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Donating plasma or platelets by apheresis

Apheresis. It might sound complicated, but it’s just another word for how we collect your plasma.

How does it work?

While you’re resting in a comfortable chair, a special machine draws blood from your arm. The machine separates the blood out to collect the plasma. 

During your donation, we use an anticoagulant called citrate. Citrate allow us to return your red cells to you through the same needle. While the citrate helps everything go smoothly, it can also cause a temporary drop in the level of calcium and magnesium in your blood during donation. That may cause some donors to experience a metallic taste, tingling around the mouth and tongue, and less often tingling in their hands or feet.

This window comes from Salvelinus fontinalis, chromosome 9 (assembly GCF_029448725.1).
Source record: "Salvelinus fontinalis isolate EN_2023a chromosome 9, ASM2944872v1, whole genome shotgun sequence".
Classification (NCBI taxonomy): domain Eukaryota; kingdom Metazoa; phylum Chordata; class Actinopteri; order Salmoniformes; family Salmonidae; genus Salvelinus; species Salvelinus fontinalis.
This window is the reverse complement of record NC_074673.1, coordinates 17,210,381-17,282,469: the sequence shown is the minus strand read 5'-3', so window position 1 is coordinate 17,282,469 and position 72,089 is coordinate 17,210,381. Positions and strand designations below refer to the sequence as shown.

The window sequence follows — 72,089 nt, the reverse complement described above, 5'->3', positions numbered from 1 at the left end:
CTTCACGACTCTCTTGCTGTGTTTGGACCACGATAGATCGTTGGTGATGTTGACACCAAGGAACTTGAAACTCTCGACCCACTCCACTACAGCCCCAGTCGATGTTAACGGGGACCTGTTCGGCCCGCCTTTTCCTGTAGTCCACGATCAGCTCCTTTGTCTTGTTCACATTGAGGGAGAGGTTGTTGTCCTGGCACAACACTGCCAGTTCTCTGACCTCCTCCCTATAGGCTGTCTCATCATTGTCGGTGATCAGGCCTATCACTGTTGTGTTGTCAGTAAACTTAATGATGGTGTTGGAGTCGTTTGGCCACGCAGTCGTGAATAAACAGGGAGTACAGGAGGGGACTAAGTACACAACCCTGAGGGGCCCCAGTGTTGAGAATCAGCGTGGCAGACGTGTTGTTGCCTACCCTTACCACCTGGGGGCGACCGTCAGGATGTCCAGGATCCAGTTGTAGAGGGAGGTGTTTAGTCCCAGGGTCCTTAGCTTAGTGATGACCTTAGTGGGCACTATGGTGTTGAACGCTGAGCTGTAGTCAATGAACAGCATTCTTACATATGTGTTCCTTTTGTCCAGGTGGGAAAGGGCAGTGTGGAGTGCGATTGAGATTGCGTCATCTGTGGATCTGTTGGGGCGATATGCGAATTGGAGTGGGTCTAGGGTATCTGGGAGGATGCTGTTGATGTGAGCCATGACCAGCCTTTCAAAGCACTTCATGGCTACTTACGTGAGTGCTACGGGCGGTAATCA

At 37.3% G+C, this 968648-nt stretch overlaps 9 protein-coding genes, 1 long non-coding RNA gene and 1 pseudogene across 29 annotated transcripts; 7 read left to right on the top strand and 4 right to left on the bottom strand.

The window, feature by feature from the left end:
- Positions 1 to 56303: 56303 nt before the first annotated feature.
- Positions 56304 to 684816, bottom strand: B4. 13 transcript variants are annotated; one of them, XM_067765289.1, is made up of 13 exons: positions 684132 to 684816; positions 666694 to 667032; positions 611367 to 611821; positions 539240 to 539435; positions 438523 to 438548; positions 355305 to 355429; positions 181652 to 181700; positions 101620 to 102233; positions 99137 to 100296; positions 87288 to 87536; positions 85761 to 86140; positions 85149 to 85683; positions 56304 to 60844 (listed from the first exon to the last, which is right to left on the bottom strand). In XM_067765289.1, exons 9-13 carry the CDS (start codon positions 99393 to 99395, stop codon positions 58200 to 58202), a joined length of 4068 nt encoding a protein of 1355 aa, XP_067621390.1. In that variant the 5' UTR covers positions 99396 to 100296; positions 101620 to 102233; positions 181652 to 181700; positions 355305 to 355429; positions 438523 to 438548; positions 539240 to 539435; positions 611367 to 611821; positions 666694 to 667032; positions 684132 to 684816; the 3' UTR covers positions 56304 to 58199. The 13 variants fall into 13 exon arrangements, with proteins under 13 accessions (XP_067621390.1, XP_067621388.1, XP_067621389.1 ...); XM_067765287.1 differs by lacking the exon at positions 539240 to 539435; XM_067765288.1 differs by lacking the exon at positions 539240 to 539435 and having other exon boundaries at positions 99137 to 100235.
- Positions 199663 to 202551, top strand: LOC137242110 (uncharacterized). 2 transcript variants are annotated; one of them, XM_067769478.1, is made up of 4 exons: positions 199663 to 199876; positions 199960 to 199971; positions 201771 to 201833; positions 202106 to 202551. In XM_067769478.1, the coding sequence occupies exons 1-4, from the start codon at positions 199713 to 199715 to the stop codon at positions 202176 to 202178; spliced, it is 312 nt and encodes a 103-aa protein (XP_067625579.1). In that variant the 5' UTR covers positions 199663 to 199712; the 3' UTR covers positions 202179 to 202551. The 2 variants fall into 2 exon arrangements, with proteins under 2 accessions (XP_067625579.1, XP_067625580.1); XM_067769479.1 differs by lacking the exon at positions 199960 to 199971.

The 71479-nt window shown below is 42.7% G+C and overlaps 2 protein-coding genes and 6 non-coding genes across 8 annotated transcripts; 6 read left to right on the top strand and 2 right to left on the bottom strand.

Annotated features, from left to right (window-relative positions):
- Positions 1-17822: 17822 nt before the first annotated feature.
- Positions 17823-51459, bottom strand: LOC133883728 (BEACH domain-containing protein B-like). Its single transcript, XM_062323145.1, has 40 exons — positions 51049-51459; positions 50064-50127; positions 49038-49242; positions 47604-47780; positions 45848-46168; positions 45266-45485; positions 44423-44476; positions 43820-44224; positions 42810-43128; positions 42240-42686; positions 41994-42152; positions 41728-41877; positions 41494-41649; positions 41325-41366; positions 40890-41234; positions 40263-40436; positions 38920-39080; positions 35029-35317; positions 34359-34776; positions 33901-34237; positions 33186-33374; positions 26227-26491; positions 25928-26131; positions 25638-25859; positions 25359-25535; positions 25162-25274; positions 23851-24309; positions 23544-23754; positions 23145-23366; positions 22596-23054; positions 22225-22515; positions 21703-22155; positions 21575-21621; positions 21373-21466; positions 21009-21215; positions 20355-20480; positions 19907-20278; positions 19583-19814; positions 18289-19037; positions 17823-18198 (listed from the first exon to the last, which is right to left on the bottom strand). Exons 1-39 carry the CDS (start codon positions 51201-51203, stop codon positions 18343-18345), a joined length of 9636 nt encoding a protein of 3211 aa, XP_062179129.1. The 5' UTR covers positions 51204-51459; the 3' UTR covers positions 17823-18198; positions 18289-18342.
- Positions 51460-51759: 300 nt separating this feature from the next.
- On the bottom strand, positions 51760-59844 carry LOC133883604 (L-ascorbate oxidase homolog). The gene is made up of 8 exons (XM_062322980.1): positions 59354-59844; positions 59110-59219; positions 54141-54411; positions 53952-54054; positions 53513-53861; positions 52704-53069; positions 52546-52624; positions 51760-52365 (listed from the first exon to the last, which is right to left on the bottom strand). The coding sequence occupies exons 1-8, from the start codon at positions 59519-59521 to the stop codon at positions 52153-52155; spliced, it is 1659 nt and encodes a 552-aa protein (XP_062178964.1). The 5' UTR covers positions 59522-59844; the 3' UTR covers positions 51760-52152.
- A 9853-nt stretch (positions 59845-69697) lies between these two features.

These effects have no long lasting effect on your health, even if you donate regularly. To reduce the chance of these symptoms, we recommend that:

  • When you arrive, you take the calcium supplement offered by staff.
  • On the day before and on the day of your donation, you include foods which are rich in calcium, magnesium and potassium in your diet. These include some dairy products, fresh fruit, green vegetables, nuts and beans. 

This process is repeated until enough plasma has been collected, which usually takes between 45 minutes to an hour.

Donate more plasma more often

Another great benefit of this process is that you can donate more often if you’d like. The most you can donate is every two weeks, and you can go back to giving whole blood at any time (if you’re eligible).

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